• This was a technical assistance mission in Zambia, not a negotiation or PRGF review
  • It was a study on tax collection, not in the context of a programme discussion

D Ghuria:

  • The Fund’s work is in the macroeconomic environment, its role is to decrease inflation because this is growth critical
  • The Fund is wirking with the World Bank to make growth more broad based
  • PFM is very important as well as financial sectors and credit availability

Hakan from the Turkish Confederation of Businessmen asked about the role of investment in Africa and trade promotion. Response:

  • Africa is improving its investment climate and business environment, IMF encourages more investment in Africa.

Sasja Bokkerink from Oxfam Novib asked about the end of wage bill ceilings and an IMF paper that argues against aid earmarks. The response (ABT):

  • For scaling up of aid, Africa needs more general budget support (GBS) and less earmarks on aid
  • GBS will help improve PFM, the improvement of internal process in African countries is important
  • Citizens are interested in where their money is being spent
  • The IMF is sceptical of scaling-up to happen through project aid or lending
  • IMF supports Paris declaration

On wage bill ceilings (RN):

  • Fewer wage bill ceilings being used because of conditionality streamlining
  • Budget deficit targets are more appropriate
  • Conditionality is helpful for the authorities, it helps them monitor their budget and programmes
  • Patricia added that the goal/objective is fiscal conditions, not wages, so the IMF recognises that ceilings are not the best way forward

Joe W. from World Vision International asked about rural poverty and asked what the IMF will do about it. ABT response:

  • Country authorities have to make it their priority
  • PRSP is done to set country priorities and CSOs should feed into that process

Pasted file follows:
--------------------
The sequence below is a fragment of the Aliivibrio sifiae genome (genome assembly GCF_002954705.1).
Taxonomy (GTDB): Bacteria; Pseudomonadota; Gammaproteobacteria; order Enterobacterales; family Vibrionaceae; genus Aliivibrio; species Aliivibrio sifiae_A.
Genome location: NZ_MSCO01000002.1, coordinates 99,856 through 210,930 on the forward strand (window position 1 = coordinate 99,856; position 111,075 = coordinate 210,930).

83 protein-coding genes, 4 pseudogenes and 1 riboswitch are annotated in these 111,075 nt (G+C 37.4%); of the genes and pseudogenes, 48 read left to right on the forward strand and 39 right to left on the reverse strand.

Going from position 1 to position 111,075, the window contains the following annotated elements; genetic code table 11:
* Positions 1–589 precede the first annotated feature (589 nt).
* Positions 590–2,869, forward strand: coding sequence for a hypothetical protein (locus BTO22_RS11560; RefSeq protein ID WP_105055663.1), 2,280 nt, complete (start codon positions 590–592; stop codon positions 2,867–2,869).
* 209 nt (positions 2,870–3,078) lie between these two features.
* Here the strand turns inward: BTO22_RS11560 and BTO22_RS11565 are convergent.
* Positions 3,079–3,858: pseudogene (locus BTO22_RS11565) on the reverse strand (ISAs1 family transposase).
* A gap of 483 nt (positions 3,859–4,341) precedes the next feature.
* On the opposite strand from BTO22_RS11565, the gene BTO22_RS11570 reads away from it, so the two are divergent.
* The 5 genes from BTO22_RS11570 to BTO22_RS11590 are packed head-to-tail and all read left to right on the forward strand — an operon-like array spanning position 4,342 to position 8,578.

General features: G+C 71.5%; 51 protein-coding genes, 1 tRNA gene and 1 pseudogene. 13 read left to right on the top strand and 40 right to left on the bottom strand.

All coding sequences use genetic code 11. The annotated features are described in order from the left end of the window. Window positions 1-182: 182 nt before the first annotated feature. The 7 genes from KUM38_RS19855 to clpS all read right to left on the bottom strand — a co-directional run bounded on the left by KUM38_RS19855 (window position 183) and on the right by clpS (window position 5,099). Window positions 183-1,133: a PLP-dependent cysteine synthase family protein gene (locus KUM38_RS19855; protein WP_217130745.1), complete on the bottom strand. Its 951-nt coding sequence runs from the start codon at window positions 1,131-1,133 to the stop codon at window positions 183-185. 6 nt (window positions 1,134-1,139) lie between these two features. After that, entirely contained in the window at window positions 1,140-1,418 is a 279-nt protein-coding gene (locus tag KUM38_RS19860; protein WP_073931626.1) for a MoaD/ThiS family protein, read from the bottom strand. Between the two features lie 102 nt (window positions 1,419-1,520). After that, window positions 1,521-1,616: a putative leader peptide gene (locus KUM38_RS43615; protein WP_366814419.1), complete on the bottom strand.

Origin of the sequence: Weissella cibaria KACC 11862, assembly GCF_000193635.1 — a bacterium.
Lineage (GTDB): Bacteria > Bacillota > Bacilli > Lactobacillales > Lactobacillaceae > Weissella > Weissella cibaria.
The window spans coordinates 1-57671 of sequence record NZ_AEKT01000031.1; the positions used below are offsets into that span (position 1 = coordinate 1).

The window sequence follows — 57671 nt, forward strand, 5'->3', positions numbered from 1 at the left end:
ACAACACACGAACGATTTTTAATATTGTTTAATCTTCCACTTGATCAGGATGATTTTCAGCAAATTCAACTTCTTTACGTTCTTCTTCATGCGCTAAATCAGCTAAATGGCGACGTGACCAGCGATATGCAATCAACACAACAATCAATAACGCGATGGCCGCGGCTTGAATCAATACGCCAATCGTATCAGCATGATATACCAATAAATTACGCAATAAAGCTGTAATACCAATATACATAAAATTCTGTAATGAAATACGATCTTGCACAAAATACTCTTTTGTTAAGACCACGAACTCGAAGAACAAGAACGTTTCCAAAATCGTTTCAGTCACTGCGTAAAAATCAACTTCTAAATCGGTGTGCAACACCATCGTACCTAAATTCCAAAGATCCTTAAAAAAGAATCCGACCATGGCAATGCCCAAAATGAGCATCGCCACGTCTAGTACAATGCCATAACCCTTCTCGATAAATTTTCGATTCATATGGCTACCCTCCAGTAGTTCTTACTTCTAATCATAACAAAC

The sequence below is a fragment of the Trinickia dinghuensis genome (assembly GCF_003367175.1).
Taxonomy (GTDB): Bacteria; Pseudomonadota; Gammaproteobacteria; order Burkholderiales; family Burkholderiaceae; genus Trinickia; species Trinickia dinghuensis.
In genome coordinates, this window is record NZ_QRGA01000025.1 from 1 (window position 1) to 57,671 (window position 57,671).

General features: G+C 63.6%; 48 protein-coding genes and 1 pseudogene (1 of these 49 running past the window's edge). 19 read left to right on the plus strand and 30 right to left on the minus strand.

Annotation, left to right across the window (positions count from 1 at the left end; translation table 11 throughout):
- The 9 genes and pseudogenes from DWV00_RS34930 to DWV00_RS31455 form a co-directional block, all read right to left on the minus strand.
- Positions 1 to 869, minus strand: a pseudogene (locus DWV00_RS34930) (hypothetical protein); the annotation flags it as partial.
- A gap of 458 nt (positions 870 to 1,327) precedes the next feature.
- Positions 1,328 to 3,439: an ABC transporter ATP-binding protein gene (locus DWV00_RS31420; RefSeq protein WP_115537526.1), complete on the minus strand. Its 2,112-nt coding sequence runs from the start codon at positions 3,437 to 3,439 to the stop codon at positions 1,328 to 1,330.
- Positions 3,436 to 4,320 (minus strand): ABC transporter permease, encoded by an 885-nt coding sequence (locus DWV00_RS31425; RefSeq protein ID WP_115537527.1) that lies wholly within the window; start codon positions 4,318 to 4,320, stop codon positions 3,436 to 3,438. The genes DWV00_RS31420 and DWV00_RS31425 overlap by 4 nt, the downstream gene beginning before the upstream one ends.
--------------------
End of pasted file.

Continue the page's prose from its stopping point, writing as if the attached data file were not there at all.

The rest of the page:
Migel Slosh of Chile asked about aid dependency and Dutch disease and worried about the crowding out of private investment. He said the Chilean experience was that aid was not necessary and asked if aid was sustainable. ABT response:

  • There is no definite academic conclusion on aid dependence and there are cases on both sides to prove the point. Aid can help.
  • RN adds that aid is already there, so the real question is how to make best use of it

Laurentia from the Pan-African Forum on Sustainable Development in Ghana asked about agricultural investment, highlighting that African countries have not met their 10% investment targets. IMF response (DG):

  • The IMF money is generally for balance of payments problems, it should not be used for investment in agriculture.
  • Don’t underestimate the role that microfinance has to play in agricultural investment

Elena Gerebizza from CRBM queried about the problems with the PRGF and the PRSP not reflecting people’s needs and people’s participation.

Then Oumar Makalou from Mali (and ex-IMF African department staff) responded that he felt the PRSP was adequate but too complex for civil society to understand. He argued that microfinancing was a good way forward.